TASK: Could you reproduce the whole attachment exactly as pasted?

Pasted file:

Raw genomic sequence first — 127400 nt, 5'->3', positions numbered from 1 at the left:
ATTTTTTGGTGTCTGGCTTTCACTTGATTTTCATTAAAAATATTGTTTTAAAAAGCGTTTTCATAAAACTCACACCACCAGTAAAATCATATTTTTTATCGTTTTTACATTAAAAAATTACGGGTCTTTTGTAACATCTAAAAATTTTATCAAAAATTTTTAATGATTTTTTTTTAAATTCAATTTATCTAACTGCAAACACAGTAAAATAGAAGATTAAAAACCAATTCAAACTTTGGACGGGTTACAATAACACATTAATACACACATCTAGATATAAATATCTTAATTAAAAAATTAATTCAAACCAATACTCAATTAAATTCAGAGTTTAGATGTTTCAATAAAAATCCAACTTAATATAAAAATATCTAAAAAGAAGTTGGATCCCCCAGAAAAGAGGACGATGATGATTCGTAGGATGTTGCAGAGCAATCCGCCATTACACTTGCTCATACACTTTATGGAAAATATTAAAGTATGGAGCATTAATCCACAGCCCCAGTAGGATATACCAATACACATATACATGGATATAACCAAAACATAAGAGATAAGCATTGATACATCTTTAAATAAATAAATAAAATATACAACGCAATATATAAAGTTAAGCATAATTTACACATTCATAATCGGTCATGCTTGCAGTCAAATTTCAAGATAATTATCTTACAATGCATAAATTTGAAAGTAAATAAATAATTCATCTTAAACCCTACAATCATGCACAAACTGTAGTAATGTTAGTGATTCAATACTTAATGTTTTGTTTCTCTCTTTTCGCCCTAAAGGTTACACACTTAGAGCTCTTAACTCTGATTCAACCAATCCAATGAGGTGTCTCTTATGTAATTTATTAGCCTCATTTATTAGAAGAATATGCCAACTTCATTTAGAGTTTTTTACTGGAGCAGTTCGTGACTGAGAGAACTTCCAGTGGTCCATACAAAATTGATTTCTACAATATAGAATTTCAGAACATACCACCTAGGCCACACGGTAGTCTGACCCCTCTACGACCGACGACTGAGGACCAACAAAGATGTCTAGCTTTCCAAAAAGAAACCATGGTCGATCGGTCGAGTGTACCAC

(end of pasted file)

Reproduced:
Raw genomic sequence first — 127400 nt, 5'->3', positions numbered from 1 at the left:
ATTTTTTGGTGTCTGGCTTTCACTTGATTTTCATTAAAAATATTGTTTTAAAAAGCGTTTTCATAAAACTCACACCACCAGTAAAATCATATTTTTTATCGTTTTTACATTAAAAAATTACGGGTCTTTTGTAACATCTAAAAATTTTATCAAAAATTTTTAATGATTTTTTTTTAAATTCAATTTATCTAACTGCAAACACAGTAAAATAGAAGATTAAAAACCAATTCAAACTTTGGACGGGTTACAATAACACATTAATACACACATCTAGATATAAATATCTTAATTAAAAAATTAATTCAAACCAATACTCAATTAAATTCAGAGTTTAGATGTTTCAATAAAAATCCAACTTAATATAAAAATATCTAAAAAGAAGTTGGATCCCCCAGAAAAGAGGACGATGATGATTCGTAGGATGTTGCAGAGCAATCCGCCATTACACTTGCTCATACACTTTATGGAAAATATTAAAGTATGGAGCATTAATCCACAGCCCCAGTAGGATATACCAATACACATATACATGGATATAACCAAAACATAAGAGATAAGCATTGATACATCTTTAAATAAATAAATAAAATATACAACGCAATATATAAAGTTAAGCATAATTTACACATTCATAATCGGTCATGCTTGCAGTCAAATTTCAAGATAATTATCTTACAATGCATAAATTTGAAAGTAAATAAATAATTCATCTTAAACCCTACAATCATGCACAAACTGTAGTAATGTTAGTGATTCAATACTTAATGTTTTGTTTCTCTCTTTTCGCCCTAAAGGTTACACACTTAGAGCTCTTAACTCTGATTCAACCAATCCAATGAGGTGTCTCTTATGTAATTTATTAGCCTCATTTATTAGAAGAATATGCCAACTTCATTTAGAGTTTTTTACTGGAGCAGTTCGTGACTGAGAGAACTTCCAGTGGTCCATACAAAATTGATTTCTACAATATAGAATTTCAGAACATACCACCTAGGCCACACGGTAGTCTGACCCCTCTACGACCGACGACTGAGGACCAACAAAGATGTCTAGCTTTCCAAAAAGAAACCATGGTCGATCGGTCGAGTGTACCAC